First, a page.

24. When Overstock actually examined what merchants were charging for identical products, Overstock often deliberately chose the highest price charged for that product by any merchant instead of the price offered by most merchants for that product. These representations were likely to mislead consumers into believing that Overstock's prices were significantly lower than prices offered by other merchants.
25. For example, in 2007, sold a patio set on its site for $449.00. It claimed that the "List Price" for that patio was $999.99. The consumer who ordered the item noted that it came in a box with a Wal-Mart sticker showing the sales price to be $247.00. Wal-Mart was in fact offering the same patio set at $247.00 (and later, on clearance, as low as $218.00) on its web site. Overstock's "List Price" of $999.00 for the patio set was untrue and misleading.

After the lawsuit was filed, Chris Moran from the Consumerist remarked, "Apparently, the “O” in stands for “Overstating discounts and misleading customers,”.... defrauded consumers

Patrick Byrne, CEO
On January 3, 2014, the Judge ruled that was indeed faking its comparative prices. For example, the Judge cited an internal email that observed:

18. ...Oh, I think it's been established that the 'List Price' is egregiously overstated. This place has some balls.

The Judge ruled that:

112. In sum, the court finds that Overstock has continuously used ARPs [advertised referenced price] in a manner designed to overstate the amount of savings to be enjoyed by shopping on the Overstock web site.

According to the tentative ruling, used phony formulas to set comparative prices or simply made up comparative prices:

114. Whenever Overstock used a formula to set an ARP [advertised referenced price] and then displayed a “You save” amount or percentage, it made a misleading statement as to the amount (and perhaps the existence) of a price reduction. When the ARP nomenclature was “list price,” the statement was also false for the same reason: the representation that there was a list price was false. In other words, where there was no actual list price but only one set by formula, the statement as to the dollar and percentage amount of the savings from the nonexistent list price was also false. When Overstock’s ARP was based on a “similar” product and then displayed a “You save” amount or percentage, the company made a misleading statement as to the amount (and perhaps the existence) of a price reduction. Whenever Overstock set an ARP based on the highest price it could find for the product, it made a misleading statement as to the amount (and perhaps the existence) of a price reduction. [Emphasis added.]


Mindful that deliberately faked comparative prices, the Judge approved the issuance of the following injunction:

128. Overstock may not post any ARP [advertised referenced price] unless it verifies the reference price and documents that verification by a screen shot of the product offerings(s) and price(s) relied upon to comply with this order. The verification documentation shall be maintained for two years from the date the ad containing the ARP is initially posted, and the People may have reasonable access to such documentation throughout the five year period during which the injunction shall be in place.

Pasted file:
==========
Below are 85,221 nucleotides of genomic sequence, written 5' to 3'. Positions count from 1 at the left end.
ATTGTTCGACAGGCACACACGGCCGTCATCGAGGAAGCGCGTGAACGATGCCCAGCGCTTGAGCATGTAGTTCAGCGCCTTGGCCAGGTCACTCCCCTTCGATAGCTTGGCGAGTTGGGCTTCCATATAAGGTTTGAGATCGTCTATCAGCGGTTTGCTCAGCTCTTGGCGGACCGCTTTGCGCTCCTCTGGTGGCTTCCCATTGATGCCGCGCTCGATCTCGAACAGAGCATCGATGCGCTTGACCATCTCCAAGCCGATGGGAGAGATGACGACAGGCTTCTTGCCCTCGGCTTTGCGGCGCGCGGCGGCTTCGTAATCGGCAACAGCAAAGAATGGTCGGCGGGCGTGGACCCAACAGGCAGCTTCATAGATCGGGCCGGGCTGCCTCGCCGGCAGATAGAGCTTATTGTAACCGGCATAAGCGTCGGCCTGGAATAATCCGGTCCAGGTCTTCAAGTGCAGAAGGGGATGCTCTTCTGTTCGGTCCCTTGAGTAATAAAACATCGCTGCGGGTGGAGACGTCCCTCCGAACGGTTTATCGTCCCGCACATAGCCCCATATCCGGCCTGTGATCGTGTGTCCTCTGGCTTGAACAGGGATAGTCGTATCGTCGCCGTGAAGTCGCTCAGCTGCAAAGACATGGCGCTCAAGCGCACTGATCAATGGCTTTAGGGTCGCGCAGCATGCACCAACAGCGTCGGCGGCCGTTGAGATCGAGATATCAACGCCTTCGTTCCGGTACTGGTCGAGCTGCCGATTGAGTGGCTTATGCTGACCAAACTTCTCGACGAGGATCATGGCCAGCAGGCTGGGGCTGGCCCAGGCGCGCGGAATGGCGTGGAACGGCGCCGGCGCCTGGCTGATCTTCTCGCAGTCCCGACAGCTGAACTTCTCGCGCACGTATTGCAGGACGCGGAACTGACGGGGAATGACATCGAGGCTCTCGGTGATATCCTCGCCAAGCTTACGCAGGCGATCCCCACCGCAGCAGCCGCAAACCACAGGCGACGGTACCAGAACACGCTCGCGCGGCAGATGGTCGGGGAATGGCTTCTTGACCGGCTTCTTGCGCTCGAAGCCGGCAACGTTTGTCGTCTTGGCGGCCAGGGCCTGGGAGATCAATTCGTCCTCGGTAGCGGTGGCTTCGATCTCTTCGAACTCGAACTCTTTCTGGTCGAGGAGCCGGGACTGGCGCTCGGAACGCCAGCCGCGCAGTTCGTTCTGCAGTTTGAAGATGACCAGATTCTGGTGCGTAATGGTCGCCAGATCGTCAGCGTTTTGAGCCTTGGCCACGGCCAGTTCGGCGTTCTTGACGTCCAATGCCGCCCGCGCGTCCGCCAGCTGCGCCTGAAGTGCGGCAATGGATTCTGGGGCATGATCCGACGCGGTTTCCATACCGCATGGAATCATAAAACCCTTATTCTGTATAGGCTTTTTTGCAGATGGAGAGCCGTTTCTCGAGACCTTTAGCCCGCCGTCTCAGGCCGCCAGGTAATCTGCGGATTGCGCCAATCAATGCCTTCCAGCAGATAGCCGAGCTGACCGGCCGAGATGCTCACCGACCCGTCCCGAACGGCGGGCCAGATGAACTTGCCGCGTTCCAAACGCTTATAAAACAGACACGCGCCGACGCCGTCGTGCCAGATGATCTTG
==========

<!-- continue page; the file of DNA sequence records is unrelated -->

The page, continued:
The district attorneys from eight California counties will monitor's compliance with the injunctive order.

Written by:

Sam E. Antar

Additional reading

Gary Weiss: still scamming customers despite court ruling


I am a convicted felon and a former CPA. As the criminal CFO of Crazy Eddie, I helped my cousin Eddie Antar and other members of his family mastermind one of the largest securities frauds uncovered during the 1980's. I committed my crimes in cold-blood for fun and profit, and simply because I could. If it weren't for the heroic efforts of the FBI, SEC, Postal Inspector's Office, US Attorney's Office, and class action plaintiff's lawyers who investigated, prosecuted, and sued me, I would still be the criminal CFO of Crazy Eddie today. I do not want or seek forgiveness for my vicious crimes from my victims. My past sins are unforgivable.

There is a saying, "It takes one to know one." I've provided professional work for the FBI, IRS, SEC, Justice Department, and other federal and state law enforcement agencies in training them to identify fraud and catch white-collar criminals. Often, I refer cases to them as an independent whistleblower. In addition, I teach white-collar crime classes for various government entities, professional organizations, businesses, and colleges and universities. Recently, I've helped the AICPA Fraud Task Force develop better methods for detecting fraud.

I do not own any securities long or short.